By LARRY KLINE Independent Record | Posted: Thursday, December 31, 2009 12:00 am
The most startling visible change to our landscape in the past decade is the rapid death of the pines. Lodgepoles and ponderosas alike have been destroyed in a seemingly inexorable onslaught by a tiny bug called the bark beetle.
The industrious little borer has turned the needles red on millions of acres of land throughout the Western United States and Canada. The most recent preliminary federal estimate is that some 5 million acres of Montana forests have been affected by the infestation, up about 2 million acres from last year alone.
The red-and-dead reality seen in the South Hills, the Helena National Forest and beyond has prompted much alarm and has led the managers of public lands to redirect efforts they already had under way to reduce overgrowth and fire danger in area forests.
But if there’s any assurance or consistent description of the issue to be found in this, it’s the fact that this has all happened before, and that these infestations are a natural part of the ecosystem.
A sizeable outbreak killed trees in the 1920s and 1930s. Another hit forests 30 years later. In the late 1970s and early 1980s, stands in Yellowstone and Glacier national parks took their hits.
“There’s a cyclic nature to this, especially in the lodge pole pines,” state forester Bob Harrington said.
“So … why is there reason to be concerned?” he mused. “Part of it is this is happening in very visible areas, especially for your readership. And what I think is a little different compared to the late ’70s … is we have a lot more homes in that (wildland) interface.
But there are new wrinkles this time. The beetles had been limited in past outbreaks by deep cold snaps that used to be a common feature of Montana winters, and severe cold is the bugs’ only real killer. But that type of winter weather is becoming more and more rare here.
Another change — while past outbreaks had hit some specific areas quite hard, Montana forests are in a position of extreme susceptibility across the board. They’ve been weakened by drought. And the massive fires of the early 20th century sprouted new growth that’s now mature – there are literally millions of acres of uniform stands of lodge pole that grew up after those fires, for instance.
“At this point in time, we don’t know the extent,” Harrington said. “And I think another difference this time is that we had millions of acres in the old outbreaks, for sure, but we have huge parts of Montana that are lodge pole pines that are now 100 years old. Now they’re ready to go.”
Mike Garrity, director of the Alliance for the Wild Rockies, agrees the beetle outbreak is on a scale not recently seen by humans, but he doesn’t believe the picture is as dire as some press reports have said. In an example, he pointed to the forest between Helena and Butte. A few years ago, those trees were bright red, which had the effect of drawing everyone’s eyes away from what’s still living.
Now, the red needles have dropped off, and a different image emerges.
“Your eyes focus on the red, once the red is gone, you see all the live trees that were hidden by the needles,” Garrity said.
“It doesn’t take long for the forest to recover from this,” he added. “My prediction is that once the red needles fall off around Helena, people will move on to some other hysteria. I think people are blowing this all out of proportion.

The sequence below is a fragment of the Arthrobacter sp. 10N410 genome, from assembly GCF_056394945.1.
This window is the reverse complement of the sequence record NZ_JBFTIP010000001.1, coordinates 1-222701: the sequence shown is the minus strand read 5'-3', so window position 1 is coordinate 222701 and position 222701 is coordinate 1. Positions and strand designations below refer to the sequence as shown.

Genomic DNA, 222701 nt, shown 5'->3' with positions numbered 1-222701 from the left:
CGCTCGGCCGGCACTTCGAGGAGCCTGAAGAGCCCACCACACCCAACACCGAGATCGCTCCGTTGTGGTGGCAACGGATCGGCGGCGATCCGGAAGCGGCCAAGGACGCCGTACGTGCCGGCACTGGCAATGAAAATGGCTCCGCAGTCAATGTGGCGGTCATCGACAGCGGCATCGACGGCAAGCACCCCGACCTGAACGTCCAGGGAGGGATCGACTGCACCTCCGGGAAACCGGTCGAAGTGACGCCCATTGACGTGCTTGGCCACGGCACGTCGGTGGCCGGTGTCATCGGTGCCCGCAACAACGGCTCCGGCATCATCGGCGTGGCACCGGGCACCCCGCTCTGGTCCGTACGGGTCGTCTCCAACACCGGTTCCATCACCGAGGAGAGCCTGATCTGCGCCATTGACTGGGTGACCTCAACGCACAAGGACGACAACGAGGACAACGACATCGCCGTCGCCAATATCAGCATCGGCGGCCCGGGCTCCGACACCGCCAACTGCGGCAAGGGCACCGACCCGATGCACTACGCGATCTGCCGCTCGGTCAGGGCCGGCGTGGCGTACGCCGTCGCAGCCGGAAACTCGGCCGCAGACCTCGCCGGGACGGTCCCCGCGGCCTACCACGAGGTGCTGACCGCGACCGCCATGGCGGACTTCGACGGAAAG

“It’s nature’s way of thinning out the forest.”
But while Harrington and Garrity largely agree on the nature of the issue, they don’t necessarily see eye-to-eye on how — or, in many instances, whether — to address it. And other folks have lined up in the same corners, fighting out another story that’s all too common in Montana: the interests of the environment versus the use of the resources it produces.
Garrity advocates thinning where needed. He agreed with the decision to temporarily close the Park Lake campground and day-use area because of the large number of hazard trees left standing dead. And he agrees with the decision to remove several hundred hazard trees along the cross-country ski trails at MacDonald Pass. But he doesn’t think the beetles are cause for much more.
“In general, if you look at the healthiest forests in our region … the area where there’s the broadest diversity of wildlife are in unmanaged forests,” Garrity said.
Harrington sees things differently. He believes a portion of the trees should be harvested to both manage the land and help the Montana timber industry.
“I think at first it’s a question of scale,” he said. “I don’t know anyone who’s advocating that we should start (cutting) in Helena and not stop until we get to Butte.
“We think on several fronts the state of Montana has a vested interest in seeing some level of reasonable, science-based management on the landscape, on all ownerships,” he added. “From a state perspective, we think it’s a good thing to employ people. We think it’s a good thing to generate economic value.
“The broader issue in 2010 in this country and in this state is: are we going to continue to outsource our forest products industry out to Canada and southeast Asia and Siberia … or are we going to continue to provide for ourselves?”
The beetle issues and the response will continue to evolve in the coming years, and the debate surely also will.